A Ballet B.C. production. At the Queen Elizabeth Theatre on Thursday, May 7. Continues to May 9
When the original Rite of Spring opened in Paris in 1913, audiences were shocked to the point of outrage.
That description could also be used for the response of a few veteran crowd members after Ballet B.C. debuted its starkly avant-garde new RITE last night—though the outcry among the less adventurous amounted more to bewildered muttering than to yelling from the seats, as it did at the just over a century ago.
Strobe lights, pulsating synthesizer, and black bodysuits set against an Arctic-white set: Ballet B.C. artistic director Emily Molnar’s new RITE looks and feels unlike anything her audiences have seen before—fitting, when you consider she’s reimagining a work that changed dance forever. You have to give her credit for not playing it safe, for taking a risk and creating, with her able collaborators, an utterly eerie, alien world—one rigorously, uncompromisongly executed. And hey, it’s kind of nice to know that audiences can still be shocked. And awed.
The stage design was beyond striking. Omer Arbel created salt-encrusted, abstract “trees” that hung upside-down over the dancers, often appearing translucent, but alternately casting snaking shadows onto the floor and the back of the stage. James Proudfoot went all out with his lighting, sometimes capturing the black-foil-masked Connor Gnam in a strobe that made his convulsions look like flickery timelapse; at others he’d pay tribute to early cinema with a square spotlight that would close in on his subject. And then there were the searchlights that swept the stage maniacally.
Molnar’s starting point for the action was the moment when the original Rite ends, with the sacrifice and death of the Chosen One. The movement, making direct reference to Nijinsky’s original, built a strange vocabulary that marked the transition into the afterworld.
Androgynous dancers in black bodysuits moved like two-dimensional drawings: with their arms out, palms facing forward, and striding on demi-pointe, they looked a bit like the figures in ancient Egyptian art. There was little of the flow of regular ballet, and their faces were always zombie-straight.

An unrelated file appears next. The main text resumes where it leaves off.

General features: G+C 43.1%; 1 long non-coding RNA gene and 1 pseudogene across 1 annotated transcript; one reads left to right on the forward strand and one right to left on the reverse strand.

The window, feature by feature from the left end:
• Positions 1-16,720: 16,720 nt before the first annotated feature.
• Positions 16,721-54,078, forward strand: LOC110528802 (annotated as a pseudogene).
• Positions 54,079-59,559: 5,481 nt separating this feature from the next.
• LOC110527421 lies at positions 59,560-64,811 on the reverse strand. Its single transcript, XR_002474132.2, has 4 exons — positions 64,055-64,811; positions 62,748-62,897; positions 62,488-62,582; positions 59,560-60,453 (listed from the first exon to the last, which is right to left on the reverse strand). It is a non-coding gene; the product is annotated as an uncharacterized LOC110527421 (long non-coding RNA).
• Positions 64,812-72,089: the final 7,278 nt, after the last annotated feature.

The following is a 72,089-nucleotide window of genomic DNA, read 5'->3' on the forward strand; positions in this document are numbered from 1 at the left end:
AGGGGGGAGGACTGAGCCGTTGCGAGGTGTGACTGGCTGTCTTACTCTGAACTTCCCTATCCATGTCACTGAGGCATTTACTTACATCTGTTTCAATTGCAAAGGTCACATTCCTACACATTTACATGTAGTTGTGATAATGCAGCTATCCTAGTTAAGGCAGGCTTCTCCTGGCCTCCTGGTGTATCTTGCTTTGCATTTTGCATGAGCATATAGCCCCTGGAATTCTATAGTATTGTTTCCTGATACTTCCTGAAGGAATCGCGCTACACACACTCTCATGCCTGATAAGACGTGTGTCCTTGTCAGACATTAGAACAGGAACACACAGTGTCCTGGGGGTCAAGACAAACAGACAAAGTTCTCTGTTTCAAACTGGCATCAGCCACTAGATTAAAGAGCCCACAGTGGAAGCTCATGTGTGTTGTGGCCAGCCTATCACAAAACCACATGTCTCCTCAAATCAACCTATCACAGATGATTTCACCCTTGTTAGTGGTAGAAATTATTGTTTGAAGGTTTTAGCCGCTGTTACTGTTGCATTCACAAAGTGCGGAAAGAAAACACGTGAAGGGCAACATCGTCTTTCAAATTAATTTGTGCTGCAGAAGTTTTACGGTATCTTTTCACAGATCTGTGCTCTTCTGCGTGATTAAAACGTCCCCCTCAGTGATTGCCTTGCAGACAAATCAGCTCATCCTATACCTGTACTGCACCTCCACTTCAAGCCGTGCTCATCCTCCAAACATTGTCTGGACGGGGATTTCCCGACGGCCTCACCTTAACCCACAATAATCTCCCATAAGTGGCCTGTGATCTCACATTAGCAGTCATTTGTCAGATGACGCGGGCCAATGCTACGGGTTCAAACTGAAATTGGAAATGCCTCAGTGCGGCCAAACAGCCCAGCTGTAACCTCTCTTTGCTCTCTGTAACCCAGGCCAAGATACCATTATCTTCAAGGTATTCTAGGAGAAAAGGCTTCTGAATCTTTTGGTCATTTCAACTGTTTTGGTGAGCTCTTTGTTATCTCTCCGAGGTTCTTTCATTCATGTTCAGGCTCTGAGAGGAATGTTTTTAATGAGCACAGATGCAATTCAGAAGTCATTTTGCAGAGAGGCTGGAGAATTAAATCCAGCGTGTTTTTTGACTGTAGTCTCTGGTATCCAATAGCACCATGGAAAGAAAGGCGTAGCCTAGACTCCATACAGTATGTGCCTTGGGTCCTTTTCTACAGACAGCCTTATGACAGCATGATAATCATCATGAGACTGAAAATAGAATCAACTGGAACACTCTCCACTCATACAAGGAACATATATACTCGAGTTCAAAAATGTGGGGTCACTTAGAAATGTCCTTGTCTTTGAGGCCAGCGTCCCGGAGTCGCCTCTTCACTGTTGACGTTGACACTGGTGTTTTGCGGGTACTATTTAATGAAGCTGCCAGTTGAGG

The dancers were enacting strange, afterworld rites, crowding in on individuals, sometimes lifting them by some unseen energy emanating through their hands. Sometimes they’d hoist their partners upside-down, legs splayed and as motionless as mannequins. At one point, Darren Devaney and Tara Williamson extended out from each other like they were being pulled apart by an invisible force.
Molnar put the full company to work here, filling the stage with movement—bodies running, sliding, and marching, then exploding into chaotic writhing. It could look primal or robotic, lurching like one of those things in The Grudge one minute or striding like an android out of Ex Machina the next.
They were all driven by Jeremy Schmidt’s apocalyptic soundscape, his analog synths creating a heady, occasionally feedback-splattered atmosphere that felt piped in from some untouched corner of outer space. The effect, combined with the wild movement and the severe, Suprematist-like design, was all-consuming and discombobulating in the best kind of way. Not everyone agreed: one person overheard in the audience said it was “too much”. You’re going to have to take a walk on the wild side to decide for yourself.
On the surface, the other piece on the double bill, Spanish choreographer Gustavo Sansano’s new Consagración, was more familiar and accessible. Set to Igor Stravinsky’s original, game-changing Rite score, it featured dancers coupling in more balletic ways. The theme was sexual awakening, a suitable theme for spring.
But the piece was actually quite challenging and unconventional on a number of levels. It found the dancers dressed in too-small, doll-like nighties that it looked like they’d recently outgrown. Couples would try to pair, but their sexually charged relationships—men with women, men with men, women with women—never played out easily. Instead of connecting in a kiss, pairs would awkwardly miss, poking about their necks. Men would crouch on all fours, scrambling to contain the rolling, writhing bodies beneath them. Never literal, it was a physical embodiment of the awkwardness and pain that comes with first love. Occasionally the dancers connected: Christoph von Riedemann had a feral pas de deux with Livona Ellis, pulling her crotch against his leg, curling back in ecstasy, and stripping off his shirt. Kirsten Wicklund grabbed hungrily onto Small’s leg as he pulled her along. Rachel Meyer and Alexis Fletcher coiled into one another like cats.
It was restless and a bit difficult, that feeling exacerbated by the still-jarring music, which Sansano dissects and interprets with aplomb, finding its sense of yearning.
Consagración was also challenging on a visual level: long-time Sansano collaborator Luis Crespo created a striking grove of abstracted fabric-strip trees that threw stripes of shadow across the action. But they also bore a striking resemblance to a certain piece of female anatomy.
Some die-hard conservatives might disagree, but it is refreshing to see risks being taken in a funding-crunched era where caution seems to rule. No, this was not your average night out at the ballet—but then again, neither was that fateful evening in 1913.